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PepsiCo earnings beat Street estimates, shares rise

A shopper reaching for a bottle of Diet Pepsi soda in a grocery store in Atlanta, Georgia.
Chris Rank | Bloomberg | Getty Images
A shopper reaching for a bottle of Diet Pepsi soda in a grocery store in Atlanta, Georgia.

PepsiCo raised its full-year earnings forecast and said snack sales helped its quarterly profit beat expectations, sending its shares up more than 1 percent in premarket trading.

The company raised its full-year growth forecast for earnings per share to 9 percent from 8 percent before taking into account currency impacts.

Shares of the beverage and snack food company rose in premarket trading following the report. (Get the latest quote here.)

The company's third-quarter earnings excluding items rose to $1.36 per share from $1.24 a share in the year-earlier period.

Earlier in October, PepsiCo announced Pepsi True, a naturally sweetened soda available through Amazon.com. In the summer, Coca-Cola had released a new drink with the same natural sweetener in the United States.

During the 10th annual Clinton Global Initiative in September, PepsiCo joined Coca-Cola and Dr. Pepper in pledging to cut American calorie consumption in sugary drinks by 20 percent by 2025.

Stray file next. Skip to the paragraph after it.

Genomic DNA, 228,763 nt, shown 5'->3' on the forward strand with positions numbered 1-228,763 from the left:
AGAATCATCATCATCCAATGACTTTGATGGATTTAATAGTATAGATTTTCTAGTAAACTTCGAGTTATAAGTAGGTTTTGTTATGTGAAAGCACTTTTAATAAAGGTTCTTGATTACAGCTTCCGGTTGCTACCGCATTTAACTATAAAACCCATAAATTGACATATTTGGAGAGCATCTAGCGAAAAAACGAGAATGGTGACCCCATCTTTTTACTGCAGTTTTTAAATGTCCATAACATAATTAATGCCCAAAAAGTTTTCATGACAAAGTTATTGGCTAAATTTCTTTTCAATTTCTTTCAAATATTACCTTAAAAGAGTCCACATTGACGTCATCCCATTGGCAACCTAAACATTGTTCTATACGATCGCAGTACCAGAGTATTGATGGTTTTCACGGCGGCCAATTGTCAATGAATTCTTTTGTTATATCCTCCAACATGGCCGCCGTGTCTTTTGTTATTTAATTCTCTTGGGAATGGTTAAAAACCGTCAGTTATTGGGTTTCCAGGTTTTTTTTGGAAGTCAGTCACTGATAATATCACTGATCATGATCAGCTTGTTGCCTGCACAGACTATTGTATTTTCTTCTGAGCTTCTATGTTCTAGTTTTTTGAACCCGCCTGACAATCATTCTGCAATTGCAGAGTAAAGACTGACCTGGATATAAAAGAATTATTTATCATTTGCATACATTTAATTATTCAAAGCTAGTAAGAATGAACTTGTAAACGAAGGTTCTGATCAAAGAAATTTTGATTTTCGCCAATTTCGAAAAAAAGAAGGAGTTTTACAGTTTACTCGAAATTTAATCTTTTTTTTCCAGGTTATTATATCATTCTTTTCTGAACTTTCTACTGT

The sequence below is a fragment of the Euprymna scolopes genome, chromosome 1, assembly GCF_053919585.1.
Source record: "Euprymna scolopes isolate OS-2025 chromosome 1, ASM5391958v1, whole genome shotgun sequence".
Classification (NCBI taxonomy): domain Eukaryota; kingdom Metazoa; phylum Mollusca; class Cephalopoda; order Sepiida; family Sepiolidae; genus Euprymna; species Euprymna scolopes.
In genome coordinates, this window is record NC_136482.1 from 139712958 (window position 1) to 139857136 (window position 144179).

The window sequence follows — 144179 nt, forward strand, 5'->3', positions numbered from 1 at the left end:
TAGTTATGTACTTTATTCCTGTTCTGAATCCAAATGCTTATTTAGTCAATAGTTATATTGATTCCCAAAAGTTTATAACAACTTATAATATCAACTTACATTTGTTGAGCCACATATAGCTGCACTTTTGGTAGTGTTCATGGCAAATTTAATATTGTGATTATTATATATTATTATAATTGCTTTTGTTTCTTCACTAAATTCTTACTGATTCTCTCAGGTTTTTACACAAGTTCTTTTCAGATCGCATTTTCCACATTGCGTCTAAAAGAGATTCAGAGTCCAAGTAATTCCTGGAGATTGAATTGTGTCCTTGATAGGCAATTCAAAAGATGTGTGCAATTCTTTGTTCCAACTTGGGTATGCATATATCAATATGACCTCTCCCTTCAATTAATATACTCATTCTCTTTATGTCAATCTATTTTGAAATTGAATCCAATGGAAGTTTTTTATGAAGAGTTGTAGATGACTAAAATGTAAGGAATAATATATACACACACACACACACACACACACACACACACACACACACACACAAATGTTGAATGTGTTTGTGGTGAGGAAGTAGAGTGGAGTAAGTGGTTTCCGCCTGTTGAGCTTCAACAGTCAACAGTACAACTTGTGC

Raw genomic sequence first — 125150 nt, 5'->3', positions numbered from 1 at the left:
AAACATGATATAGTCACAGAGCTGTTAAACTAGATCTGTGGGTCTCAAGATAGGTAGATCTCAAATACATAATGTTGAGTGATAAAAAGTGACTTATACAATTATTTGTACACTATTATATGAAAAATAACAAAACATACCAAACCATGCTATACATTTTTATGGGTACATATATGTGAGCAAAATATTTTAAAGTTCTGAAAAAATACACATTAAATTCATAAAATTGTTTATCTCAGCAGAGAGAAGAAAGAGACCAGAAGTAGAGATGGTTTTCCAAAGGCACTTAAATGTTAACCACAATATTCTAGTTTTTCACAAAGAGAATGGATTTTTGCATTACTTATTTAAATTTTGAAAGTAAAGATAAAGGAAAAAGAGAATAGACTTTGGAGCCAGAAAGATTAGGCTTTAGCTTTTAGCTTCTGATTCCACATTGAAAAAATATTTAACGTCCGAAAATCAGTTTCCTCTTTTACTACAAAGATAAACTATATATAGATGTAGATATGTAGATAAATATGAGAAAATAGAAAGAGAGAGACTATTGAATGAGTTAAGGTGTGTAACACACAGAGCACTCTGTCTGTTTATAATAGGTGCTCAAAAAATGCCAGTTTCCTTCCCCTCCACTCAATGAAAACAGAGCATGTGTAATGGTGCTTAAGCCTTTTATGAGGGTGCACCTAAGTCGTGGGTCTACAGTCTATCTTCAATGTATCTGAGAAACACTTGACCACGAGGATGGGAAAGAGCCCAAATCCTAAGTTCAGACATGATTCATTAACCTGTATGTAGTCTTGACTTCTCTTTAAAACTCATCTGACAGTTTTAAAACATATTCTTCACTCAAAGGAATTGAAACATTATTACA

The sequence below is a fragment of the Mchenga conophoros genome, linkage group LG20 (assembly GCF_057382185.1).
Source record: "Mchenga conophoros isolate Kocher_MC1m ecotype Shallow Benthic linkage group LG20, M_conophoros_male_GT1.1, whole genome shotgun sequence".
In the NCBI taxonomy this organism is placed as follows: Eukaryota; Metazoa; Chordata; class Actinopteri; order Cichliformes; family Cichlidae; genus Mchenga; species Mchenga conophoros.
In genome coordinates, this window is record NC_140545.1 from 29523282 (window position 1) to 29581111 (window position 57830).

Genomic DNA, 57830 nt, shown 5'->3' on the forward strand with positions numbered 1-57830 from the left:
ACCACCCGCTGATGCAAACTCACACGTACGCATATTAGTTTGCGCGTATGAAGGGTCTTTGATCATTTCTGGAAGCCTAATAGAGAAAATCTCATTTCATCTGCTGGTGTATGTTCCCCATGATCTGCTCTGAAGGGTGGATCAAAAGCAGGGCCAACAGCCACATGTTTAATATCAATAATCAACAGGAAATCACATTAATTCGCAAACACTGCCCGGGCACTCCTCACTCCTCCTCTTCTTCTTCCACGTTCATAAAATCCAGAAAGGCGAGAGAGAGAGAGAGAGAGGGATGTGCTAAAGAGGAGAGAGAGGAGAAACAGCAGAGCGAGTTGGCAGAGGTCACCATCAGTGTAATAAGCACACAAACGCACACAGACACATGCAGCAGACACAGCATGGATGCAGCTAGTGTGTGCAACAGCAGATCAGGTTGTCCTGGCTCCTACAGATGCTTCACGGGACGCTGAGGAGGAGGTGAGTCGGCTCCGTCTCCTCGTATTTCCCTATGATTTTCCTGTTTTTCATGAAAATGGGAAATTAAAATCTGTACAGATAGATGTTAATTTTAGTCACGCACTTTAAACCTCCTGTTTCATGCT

Revenue increased to $17.22 billion from $16.91 billion a year ago.

Wall Street had expected Pepsi to deliver earnings of $1.29 on revenue of $17.09 billion, according to a poll by Reuters.

"We delivered good third quarter results in the face of an ongoing challenged macroeconomic environment driven by increasing volatility in the emerging markets and continued sluggish consumer demand in developed markets," said Chairman and CEO Indra Nooyi.

Revenue, excluding the impact of currency translation and changes to PepsiCo's business, grew 3.1 percent. Overall revenue, which includes currency impacts, was $17.2 billion, up 2 percent from a year earlier.

Activist investor Nelson Peltz's Trian Fund Management urged the company recently to split its more successful snack division from its sluggish beverage business.

Reuters contributed to this report